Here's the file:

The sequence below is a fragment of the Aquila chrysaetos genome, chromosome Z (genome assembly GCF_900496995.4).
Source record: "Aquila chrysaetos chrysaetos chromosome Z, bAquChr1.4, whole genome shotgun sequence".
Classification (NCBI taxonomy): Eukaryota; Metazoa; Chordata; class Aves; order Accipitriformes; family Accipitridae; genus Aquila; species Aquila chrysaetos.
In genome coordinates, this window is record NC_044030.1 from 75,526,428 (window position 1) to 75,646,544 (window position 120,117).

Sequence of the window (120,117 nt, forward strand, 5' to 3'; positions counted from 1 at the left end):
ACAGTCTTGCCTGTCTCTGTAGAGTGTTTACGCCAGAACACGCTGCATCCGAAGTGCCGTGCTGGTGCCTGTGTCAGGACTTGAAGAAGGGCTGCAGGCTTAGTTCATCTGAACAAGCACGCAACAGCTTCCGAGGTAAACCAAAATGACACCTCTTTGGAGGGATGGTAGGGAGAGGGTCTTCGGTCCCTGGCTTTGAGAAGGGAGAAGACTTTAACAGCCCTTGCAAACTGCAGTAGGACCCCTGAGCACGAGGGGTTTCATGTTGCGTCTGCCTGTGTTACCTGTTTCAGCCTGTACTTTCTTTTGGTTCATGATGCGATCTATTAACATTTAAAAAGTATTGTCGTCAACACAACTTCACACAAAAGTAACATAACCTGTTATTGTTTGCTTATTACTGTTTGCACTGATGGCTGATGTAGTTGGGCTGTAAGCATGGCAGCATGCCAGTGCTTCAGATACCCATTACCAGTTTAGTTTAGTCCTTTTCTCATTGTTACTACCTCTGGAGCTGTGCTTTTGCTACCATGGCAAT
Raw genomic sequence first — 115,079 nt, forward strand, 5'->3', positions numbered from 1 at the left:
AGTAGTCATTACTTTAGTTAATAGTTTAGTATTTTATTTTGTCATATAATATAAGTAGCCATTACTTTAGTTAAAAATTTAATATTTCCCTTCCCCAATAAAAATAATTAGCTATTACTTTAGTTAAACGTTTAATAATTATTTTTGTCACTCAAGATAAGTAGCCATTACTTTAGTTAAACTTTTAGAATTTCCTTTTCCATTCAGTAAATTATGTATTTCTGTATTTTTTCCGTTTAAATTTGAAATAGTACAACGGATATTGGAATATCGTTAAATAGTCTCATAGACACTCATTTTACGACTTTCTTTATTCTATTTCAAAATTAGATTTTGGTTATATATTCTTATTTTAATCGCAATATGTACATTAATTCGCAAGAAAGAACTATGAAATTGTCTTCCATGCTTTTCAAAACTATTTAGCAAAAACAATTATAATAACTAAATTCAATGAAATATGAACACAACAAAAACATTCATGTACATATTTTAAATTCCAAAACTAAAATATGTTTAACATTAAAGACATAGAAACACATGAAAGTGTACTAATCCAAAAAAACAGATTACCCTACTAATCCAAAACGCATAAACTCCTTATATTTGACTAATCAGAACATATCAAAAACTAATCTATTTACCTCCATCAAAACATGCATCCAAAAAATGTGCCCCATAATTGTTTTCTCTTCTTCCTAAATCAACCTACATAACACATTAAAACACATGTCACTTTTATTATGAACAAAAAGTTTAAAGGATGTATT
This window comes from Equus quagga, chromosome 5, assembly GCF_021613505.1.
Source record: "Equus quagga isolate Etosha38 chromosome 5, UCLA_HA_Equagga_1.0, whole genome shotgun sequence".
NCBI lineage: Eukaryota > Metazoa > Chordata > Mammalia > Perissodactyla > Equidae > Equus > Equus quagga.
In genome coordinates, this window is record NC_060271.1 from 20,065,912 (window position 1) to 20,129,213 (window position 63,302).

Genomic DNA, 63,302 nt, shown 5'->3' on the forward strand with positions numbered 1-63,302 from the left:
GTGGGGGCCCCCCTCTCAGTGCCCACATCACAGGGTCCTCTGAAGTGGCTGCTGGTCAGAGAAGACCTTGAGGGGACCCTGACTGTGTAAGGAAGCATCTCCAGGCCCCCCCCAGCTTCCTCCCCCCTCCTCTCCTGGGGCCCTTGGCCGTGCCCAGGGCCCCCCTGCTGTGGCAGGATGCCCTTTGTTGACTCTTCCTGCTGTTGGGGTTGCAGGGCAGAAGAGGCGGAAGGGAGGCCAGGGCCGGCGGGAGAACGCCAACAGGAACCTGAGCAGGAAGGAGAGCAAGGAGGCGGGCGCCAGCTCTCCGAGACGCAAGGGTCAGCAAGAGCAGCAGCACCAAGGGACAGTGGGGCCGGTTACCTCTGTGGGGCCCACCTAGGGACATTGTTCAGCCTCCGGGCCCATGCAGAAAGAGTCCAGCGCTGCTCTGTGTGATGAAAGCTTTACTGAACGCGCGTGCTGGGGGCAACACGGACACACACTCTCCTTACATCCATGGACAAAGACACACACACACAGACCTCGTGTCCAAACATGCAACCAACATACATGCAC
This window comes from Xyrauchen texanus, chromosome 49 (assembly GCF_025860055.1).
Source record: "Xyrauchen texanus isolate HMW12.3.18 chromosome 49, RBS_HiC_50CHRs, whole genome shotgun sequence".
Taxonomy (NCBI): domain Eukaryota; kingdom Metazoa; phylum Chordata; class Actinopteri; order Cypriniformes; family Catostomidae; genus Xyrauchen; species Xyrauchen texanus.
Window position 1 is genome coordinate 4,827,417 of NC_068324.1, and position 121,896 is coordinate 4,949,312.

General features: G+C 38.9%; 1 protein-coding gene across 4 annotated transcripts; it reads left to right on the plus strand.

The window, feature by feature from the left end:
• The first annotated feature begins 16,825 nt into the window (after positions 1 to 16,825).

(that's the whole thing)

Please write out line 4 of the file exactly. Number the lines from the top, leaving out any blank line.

In genome coordinates, this window is record NC_044030.1 from 75,526,428 (window position 1) to 75,646,544 (window position 120,117).